Geocortex Web Mapping for Urban Heat Map Viewer

Background

As our climate changes, heatwaves are getting hotter, longer and more frequent. Urban areas already suffering from the heat island effect will bear the brunt of these harsher heat events.

Urban heat islands are areas of the urban environment that are significantly warmer than the surrounding landscape. In particular, areas with a larger thermal mass of non-climate-sensitive structures, such as concrete or bitumen, result in higher surface temperatures compared to parklands or vegetated areas. Concerns about the effects of urban heat islands are growing, especially because of the potential impacts on vulnerable members of the community. These negative effects are exacerbated by climate change.

The South Australian Department for Environment and Water (DEW), in partnership with four metropolitan local government climate change adaptation groups, created an Urban Heat Mapping Viewer to explore high-resolution surface temperature data for the Adelaide metropolitan area.

The Challenge

Local South Australian Government Associations from Resilient South, Adapt West, Resilient East and Adapting Northern Adelaide climate change adaption initiatives partnered to map heat and vegetation health in their suburbs to identify areas most at risk. Three separate projects were undertaken in three different years to capture this data. These three thermal datasets collectively cover approximately 95% of the Metropolitan Adelaide Region. The challenges were:

  • Consolidating the data from the 3 studies into one central location;
  • Creating a simple, easy-to-use web-based map viewer that local councils and the general public could use. They needed to view their selected area’s urban heat data in a timely manner;
  • Creating a mapping tool that could be viewed across multiple platforms;
  • Allowing users to easily find an address or location; and
  • Enable users to “fade” thermal data to see the underlying basemap details eg: aerial imagery and land use.

The Solution

DEW has a long history with AAM and using VertiGIS products to develop internal and external mapping applications. AAM advised that the core mapping functionality and flexible workflow tools from Geocortex Essentials provides a stable base from which to build, configure and style a publically accessible HTML5 viewer. The recently developed Urban Heat Mapping Viewer enables the user to explore high-resolution surface temperature data for the Adelaide metropolitan area.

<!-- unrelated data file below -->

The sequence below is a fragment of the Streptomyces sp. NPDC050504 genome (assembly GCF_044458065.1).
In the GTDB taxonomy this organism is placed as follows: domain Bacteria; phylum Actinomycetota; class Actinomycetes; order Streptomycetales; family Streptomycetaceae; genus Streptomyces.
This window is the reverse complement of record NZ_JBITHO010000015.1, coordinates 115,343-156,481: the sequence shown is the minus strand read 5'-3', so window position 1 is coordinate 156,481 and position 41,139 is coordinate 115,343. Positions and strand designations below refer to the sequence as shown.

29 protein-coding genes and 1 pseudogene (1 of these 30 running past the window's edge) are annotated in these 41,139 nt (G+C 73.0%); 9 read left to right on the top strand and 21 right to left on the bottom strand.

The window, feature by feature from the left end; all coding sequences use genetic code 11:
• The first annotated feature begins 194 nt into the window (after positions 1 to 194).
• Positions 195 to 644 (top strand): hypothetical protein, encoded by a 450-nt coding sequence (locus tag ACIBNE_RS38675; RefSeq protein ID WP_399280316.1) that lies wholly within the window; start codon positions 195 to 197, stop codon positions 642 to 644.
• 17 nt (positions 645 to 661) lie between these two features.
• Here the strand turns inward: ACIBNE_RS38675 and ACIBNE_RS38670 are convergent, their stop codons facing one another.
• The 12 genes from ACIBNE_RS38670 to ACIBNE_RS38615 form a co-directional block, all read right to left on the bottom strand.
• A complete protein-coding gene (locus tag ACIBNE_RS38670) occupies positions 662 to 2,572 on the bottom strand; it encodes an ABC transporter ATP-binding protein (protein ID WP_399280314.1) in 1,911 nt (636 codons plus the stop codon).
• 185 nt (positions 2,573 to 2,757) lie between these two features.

To build the Urban Heat Mapping viewer:

  • DEW coordinated with local councils to host the 3 separate data sets and consolidate them in one central online mapping application;
  • AAM helped to develop and implement Geocortex workflows to create ‘quick’ search tools that allowed users to find locations such as suburbs, Local Government Areas (LGA) and Property Parcel IDs;
  • CSS styling allowed DEW to customise and brand the Viewer; and
  • A number of “out of the box” tools were added to increase the overall usability and functionality of the Viewer.

The Results

The Urban Heat Mapping Viewer made data publicly available and supports decision-making on climate change assessment and mitigation. It als informs decisions on city planning and emergency response. This project has provided a foundation dataset for future monitoring of urban heat islands in Adelaide.

Through viewing the day or night thermal data, the user can clearly see the difference in temperature between:

  • dark vs light coloured rooves
  • street comparisons – green street vs non-planted
  • irrigated vs non-irrigated parklands
  • artificial turf vs lawn
  • artificial playground surfaces vs pine chips

The data presented can be used to:

  • Evaluate how urban infrastructure choices affect the temperaturecharacteristics and extents of urban heat islands;
  • Plan activities, such as street scaping, to mitigate hightemperatures throughout the urban environment; and
  • Make more informed asset management decisions by taking intoaccount extreme heat and prolonged heat events. This bolsterscommunity resilience.

The heat maps will be updated periodically, so that the effectiveness of climate change adaptaion measures can be evaluated. The heat map also enables proactive investment in urban greening and climate-senstive infrastructure.

“Authorities will use the resource to target more tree planting and designing infrastructure such as roads, shelters and playgrounds to minimise so called urban heat islands and counter rising temperatures caused by climate change.

It will also allow authorities to determine residents who may be at a higher risk of heat-related deaths.”

Hot in the City – Urban heat mapping reveals Adelaide’s hottest and coolest suburbs, Adelaidenow.com.au, Feb 7th 2018

“With the use of daytime and nighttime thermal datasets, the mapping tool clearly shows the difference in temperature with the use of dark and lights colours – deep red for areas of extreme heat and blue for cooler areas,”

Department for Environment and Water Group Executive Director of Science, Feb 15th 2018